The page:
The historical archives of the heavy metal rock speak for the sheer class of Jimi Hendrix. As soon as his fingers came in touch with the metal chords, it was as if he was magically squeezing out tones that poured into the ears as profound musical fantasies that humanity had never heard before. It was as if his riffs, shreds, and chord pulls came out of a parallel world and evolving a musical plane out beyond the restriction of the physical dynamics of the contemporary music world. This is why, he is undisputedly worshipped as the God of heavy metal rock, and apparently, with the milestones, he had already established, no wonder it demanded a lot from his successor musicians to achieve a class even close to his grandeur. 


A look over the post-Hendrix era of music, we see a couple of names like Jimmy Page, Angus Young, Steve Vai and Eric Clapton. But if observed in the retrospect of an extremity of pulls, the non-conformity to contemporary technique and experimenting with the tones and chords, is it Yngwie Malmsteen who stands as the most eligible and deserving heir to the ‘Hendrix Legacy’And would it be an exaggeration if we sum up Malmsteen’s career in a single statement as “he came, he saw, and he conquered?

Comparing the career hallmarks, mastery at hand and the technical blueprints of rock and roll musiciansYngwie Malmsteen seems to have made a loud and explosive mark in his musical career, straightaway challenging his fellow musicians of the neoclassic, heavy metal, rock and roll genre, right from the start. The mastery he held over his six-stringed, personalized instrument is a worthy testament to his in-born brilliance. The new hard rock and heavy metal sensation took the world by storm, jolting the musical status quo of the 1980s, Malmsteen eventually turned into a name that you would love, or hate, but could not possibly ignore.


His music had this lightning fast, jolting hard and literally exploding-ontotheeardrums kind of effect. Despite his nerve-wracking tones pulled out of the fusion of metal and classic, he was not exactly the pioneer among the neo-classical maestros to have tried and aced the forte. But still, it might be hard to deny that his tones are addictive and unbearably beautiful for their explosive audacity and keep the audience hooked and bound in an exceptional phase of musical ecstasy.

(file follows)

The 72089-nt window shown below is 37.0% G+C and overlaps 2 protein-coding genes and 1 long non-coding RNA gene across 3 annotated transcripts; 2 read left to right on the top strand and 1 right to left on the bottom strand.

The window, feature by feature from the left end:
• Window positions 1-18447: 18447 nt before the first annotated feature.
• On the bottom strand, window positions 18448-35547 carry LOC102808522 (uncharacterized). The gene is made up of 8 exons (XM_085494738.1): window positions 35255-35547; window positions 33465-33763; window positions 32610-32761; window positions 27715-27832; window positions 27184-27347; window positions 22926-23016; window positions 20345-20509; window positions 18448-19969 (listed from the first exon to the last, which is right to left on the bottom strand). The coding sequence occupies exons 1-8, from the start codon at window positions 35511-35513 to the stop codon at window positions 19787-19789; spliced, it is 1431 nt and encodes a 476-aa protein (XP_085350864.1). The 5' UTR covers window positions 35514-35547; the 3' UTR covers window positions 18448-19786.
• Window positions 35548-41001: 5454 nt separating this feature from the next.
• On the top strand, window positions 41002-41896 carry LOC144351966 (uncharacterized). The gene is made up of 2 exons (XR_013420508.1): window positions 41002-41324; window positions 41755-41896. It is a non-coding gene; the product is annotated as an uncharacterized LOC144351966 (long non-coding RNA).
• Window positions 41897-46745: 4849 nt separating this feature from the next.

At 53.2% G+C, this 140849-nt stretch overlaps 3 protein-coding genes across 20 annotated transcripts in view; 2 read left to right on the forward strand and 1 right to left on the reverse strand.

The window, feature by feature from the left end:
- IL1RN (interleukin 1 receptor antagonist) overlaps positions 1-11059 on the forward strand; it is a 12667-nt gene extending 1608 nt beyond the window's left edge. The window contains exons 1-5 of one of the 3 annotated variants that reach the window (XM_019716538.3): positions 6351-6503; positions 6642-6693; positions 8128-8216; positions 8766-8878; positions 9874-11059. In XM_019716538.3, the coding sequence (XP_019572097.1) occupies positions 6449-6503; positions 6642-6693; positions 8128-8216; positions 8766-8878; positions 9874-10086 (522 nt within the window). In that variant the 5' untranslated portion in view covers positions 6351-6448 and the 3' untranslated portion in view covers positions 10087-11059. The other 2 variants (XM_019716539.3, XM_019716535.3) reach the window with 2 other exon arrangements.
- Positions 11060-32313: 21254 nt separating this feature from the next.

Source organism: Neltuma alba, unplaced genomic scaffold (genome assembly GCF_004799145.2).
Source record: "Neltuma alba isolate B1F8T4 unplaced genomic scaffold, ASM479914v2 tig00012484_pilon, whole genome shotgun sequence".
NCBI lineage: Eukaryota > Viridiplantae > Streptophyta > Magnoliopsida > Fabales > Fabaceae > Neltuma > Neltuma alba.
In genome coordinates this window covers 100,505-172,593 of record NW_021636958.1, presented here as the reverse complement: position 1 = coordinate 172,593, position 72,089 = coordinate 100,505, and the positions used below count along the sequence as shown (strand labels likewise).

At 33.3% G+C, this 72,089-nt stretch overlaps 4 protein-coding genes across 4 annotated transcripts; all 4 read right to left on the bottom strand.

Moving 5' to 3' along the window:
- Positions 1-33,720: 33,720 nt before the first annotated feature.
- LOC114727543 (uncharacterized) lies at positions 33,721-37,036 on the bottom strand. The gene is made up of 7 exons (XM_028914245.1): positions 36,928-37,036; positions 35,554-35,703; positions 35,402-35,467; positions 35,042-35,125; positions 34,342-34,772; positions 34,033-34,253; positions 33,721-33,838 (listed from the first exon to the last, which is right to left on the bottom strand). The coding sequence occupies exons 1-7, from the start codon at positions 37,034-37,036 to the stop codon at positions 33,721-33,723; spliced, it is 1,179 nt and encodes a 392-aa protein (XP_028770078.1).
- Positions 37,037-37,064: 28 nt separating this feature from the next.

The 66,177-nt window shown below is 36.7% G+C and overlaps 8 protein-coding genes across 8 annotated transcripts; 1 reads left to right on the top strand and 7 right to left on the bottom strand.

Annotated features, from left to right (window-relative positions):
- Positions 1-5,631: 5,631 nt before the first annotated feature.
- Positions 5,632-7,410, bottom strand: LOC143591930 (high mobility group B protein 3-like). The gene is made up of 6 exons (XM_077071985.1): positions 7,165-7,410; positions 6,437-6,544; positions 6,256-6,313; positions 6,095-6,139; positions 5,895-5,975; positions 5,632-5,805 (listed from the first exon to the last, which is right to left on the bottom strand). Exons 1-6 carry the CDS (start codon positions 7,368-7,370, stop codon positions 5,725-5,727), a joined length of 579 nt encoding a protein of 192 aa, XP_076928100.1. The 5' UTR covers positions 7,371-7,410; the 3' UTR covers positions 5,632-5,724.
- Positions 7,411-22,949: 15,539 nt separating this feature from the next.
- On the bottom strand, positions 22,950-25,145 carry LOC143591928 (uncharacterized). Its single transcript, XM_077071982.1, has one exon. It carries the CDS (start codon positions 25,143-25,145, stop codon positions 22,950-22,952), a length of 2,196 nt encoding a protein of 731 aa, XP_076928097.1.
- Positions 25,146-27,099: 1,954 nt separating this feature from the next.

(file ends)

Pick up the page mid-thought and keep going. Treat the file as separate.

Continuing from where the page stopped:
While the rock and roll world was experiencing Eddie Van Halen’s hyper-fast electric, Eric Clapton’s virtuosity, Jimmy Page’s finesse and Steve Vai’s Zappa, Yngwie Malmsteen made his presence felt through his fiery, fanatical and deviant tones, giving birth to his very own neo-classical, heavy metal genre. And this, precisely, would suffice as a reason why he could be considered a competent, potential descendant to inherit the towering throne of the legendary Jimi Hendrix and his legacy of rock and roll magnum opuses.

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Martin Guitars – A Living History

By Michael Watts

Originally published in our “Acoustic Issue”

It’s no exaggeration to state that without the Martin Guitar Company the flattop steel string guitar as we know it would simply not exist. This is a truly iconic brand. Martin Guitars were being made before the American Civil War. Before Smith and Wesson there were Martin Guitars.

180 years of history brings with it a great deal of responsibility. One of the men trusted with the stewardship of this heritage and the company’s continued success at the forefront of the acoustic guitar world is Chief Product Officer Fred Greene. I caught up with him to find out how the rich history of Martin Guitars continues to thrive, inspire and evolve.

The Martin Guitar Company’s storied history would imply that each instrument leaving the factory is the direct result of over180 years of cumulative experience. How do you keep the balance between maintaining the identity of a heritage brand of this nature and consistent innovation?

Martin Guitar has always embraced innovation. Many things today’s guitar players take for granted as premium guitar features were at one time unique innovations by Martin – X-bracing, body shapes, etc.. Martin has never been afraid to innovate and try new things, as long as those innovations were in the name of making our guitars better.